Before describing that consensus, a few words should be said about the diversity of the Founders' personal beliefs. Religious conservatives sometimes imagine the Founders as more-or-less like themselves, and portray the current state of American religion as a fall from some colonial Eden. In fact the Founders came from a number of denominations (many of which had been at each other's throats in England) and had a variety of personal beliefs. Some of them would be welcome in conservative Christian churches today and some would not. I'm sure Jerry Falwell would be happy to have fellow Virginian Patrick Henry in his congregation. Thomas Jefferson, not so much. Jefferson believed, for example, that the doctrine of the trinity was not just false, but incoherent. “Ideas must be distinct before reason can act upon them, and no man ever had a distinct idea of the trinity. It is the mere Abracadabra of the mountebanks calling themselves priests of Jesus.” It's hard to imagine Jerry sitting still for that.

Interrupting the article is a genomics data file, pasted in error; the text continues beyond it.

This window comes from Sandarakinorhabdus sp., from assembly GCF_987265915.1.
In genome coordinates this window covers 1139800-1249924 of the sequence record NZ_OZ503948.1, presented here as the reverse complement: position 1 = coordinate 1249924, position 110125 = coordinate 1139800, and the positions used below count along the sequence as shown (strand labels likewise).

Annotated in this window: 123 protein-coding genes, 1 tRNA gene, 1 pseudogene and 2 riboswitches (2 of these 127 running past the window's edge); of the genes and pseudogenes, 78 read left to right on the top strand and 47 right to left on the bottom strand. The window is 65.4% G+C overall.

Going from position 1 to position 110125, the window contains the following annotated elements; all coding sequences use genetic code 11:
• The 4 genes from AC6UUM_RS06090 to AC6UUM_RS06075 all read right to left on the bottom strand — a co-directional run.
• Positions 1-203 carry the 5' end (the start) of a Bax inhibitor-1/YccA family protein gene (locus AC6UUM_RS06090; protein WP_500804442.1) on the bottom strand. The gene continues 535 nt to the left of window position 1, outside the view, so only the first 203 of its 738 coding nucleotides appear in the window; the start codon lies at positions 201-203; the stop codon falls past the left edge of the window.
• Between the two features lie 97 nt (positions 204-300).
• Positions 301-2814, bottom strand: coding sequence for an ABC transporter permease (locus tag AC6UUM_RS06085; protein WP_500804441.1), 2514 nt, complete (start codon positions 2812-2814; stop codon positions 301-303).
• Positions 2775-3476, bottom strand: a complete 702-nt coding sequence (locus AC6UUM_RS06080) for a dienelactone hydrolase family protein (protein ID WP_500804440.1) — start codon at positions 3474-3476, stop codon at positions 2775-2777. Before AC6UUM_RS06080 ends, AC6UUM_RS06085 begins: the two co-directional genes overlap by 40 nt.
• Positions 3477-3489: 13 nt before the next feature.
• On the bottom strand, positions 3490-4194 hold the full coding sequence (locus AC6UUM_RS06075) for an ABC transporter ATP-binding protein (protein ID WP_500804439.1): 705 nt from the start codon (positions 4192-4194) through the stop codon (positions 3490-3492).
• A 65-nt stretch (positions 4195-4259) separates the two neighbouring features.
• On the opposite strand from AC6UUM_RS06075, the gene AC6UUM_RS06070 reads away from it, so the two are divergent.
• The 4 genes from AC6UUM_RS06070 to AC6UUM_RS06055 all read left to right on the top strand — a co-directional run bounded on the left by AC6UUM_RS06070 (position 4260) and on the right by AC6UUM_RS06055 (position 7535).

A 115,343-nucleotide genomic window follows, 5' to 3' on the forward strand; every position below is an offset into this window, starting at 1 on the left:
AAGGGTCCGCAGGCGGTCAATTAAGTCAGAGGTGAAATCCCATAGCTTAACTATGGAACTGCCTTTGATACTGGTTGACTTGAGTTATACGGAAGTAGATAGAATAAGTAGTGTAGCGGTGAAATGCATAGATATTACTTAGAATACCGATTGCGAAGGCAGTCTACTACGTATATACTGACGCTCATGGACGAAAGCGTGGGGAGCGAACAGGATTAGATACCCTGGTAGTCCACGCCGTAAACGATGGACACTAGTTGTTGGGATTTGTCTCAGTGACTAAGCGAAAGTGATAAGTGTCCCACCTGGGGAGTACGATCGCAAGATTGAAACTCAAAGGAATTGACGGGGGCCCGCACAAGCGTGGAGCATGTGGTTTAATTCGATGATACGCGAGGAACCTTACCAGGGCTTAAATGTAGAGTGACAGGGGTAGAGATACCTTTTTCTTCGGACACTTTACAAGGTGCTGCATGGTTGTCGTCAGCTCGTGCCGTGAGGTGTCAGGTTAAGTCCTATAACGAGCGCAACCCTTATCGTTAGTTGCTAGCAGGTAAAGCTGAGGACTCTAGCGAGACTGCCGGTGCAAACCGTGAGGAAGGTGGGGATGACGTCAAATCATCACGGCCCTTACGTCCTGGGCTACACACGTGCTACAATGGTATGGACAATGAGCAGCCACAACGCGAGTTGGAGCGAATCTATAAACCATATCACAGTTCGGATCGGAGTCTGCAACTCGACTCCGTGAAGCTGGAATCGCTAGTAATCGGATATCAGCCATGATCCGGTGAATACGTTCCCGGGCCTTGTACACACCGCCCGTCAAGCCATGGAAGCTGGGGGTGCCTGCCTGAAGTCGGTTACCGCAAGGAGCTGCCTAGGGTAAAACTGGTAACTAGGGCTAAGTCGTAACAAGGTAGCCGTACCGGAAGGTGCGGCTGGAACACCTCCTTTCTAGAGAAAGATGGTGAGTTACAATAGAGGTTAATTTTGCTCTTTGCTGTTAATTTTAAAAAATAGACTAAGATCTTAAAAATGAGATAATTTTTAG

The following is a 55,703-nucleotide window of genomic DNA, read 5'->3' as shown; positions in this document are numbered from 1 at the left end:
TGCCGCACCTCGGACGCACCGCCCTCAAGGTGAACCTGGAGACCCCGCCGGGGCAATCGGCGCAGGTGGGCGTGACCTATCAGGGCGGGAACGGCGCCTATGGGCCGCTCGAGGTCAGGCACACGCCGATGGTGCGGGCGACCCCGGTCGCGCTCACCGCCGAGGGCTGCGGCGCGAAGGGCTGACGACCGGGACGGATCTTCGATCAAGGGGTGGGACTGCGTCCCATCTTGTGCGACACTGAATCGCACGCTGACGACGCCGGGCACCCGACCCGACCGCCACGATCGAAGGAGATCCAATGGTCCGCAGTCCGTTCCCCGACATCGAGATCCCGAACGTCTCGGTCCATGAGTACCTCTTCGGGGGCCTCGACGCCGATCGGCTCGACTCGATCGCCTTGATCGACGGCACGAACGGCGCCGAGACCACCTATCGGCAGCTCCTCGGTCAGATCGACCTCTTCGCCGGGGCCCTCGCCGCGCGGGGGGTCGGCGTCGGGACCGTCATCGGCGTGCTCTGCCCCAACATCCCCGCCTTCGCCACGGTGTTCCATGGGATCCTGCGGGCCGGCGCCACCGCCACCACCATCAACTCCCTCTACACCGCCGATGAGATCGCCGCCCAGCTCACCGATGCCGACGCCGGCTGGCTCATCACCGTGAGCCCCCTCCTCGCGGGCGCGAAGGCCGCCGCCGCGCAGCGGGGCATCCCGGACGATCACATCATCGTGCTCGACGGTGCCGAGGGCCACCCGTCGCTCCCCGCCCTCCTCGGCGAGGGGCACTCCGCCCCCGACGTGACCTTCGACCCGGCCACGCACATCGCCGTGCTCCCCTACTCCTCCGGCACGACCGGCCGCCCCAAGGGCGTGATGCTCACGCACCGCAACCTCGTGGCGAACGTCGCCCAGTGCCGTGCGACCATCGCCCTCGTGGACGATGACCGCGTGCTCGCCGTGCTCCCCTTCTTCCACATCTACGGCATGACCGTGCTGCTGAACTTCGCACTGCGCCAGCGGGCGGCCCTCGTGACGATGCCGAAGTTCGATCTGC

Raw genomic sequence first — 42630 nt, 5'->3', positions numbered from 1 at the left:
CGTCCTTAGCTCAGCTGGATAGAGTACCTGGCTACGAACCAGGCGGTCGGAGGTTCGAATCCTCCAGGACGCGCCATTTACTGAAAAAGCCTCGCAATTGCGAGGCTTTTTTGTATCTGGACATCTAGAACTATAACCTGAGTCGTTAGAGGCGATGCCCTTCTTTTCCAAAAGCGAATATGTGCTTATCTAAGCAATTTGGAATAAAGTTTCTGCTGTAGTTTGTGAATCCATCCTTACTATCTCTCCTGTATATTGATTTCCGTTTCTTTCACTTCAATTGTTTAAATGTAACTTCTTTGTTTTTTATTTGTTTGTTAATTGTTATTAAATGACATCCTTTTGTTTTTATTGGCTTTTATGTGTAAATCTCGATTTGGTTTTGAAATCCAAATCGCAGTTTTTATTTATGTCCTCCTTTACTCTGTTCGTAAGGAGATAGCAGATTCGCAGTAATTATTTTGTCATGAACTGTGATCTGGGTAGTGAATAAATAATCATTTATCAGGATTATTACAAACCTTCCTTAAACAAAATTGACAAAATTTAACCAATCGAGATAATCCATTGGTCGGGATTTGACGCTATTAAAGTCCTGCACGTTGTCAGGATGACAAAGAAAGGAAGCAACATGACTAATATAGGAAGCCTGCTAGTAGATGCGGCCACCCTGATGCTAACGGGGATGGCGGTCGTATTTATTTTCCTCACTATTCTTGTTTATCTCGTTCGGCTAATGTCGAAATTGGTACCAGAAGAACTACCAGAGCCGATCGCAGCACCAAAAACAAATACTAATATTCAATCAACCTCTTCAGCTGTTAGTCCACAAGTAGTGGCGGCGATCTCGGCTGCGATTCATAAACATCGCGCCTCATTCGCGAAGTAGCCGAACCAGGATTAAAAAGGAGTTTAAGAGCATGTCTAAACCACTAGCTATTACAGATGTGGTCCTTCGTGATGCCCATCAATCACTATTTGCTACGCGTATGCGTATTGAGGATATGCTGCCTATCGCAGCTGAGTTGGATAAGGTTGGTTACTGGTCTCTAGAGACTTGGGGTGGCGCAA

Some of the Founders seem to have intentionally clouded their public statements about religion. Ben Franklin, for example, can be presented as an atheist, a Deist, or a devout Christian depending on which of his writings you choose to quote. At least one recent book, Benjamin Franklin Unmasked by Louis Menand, claims that Franklin engineered this vague and contradictory image for himself. Meacham refers to “the elusive, shape-shifting Franklin.” And John Adams (who served with Franklin as American representatives in Paris) wrote: “The Catholics thought him almost a Catholic. The Church of England claimed him as one of them. The Presbyterians thought him half a Presbyterian, and the Friends believed him a wet Quaker.”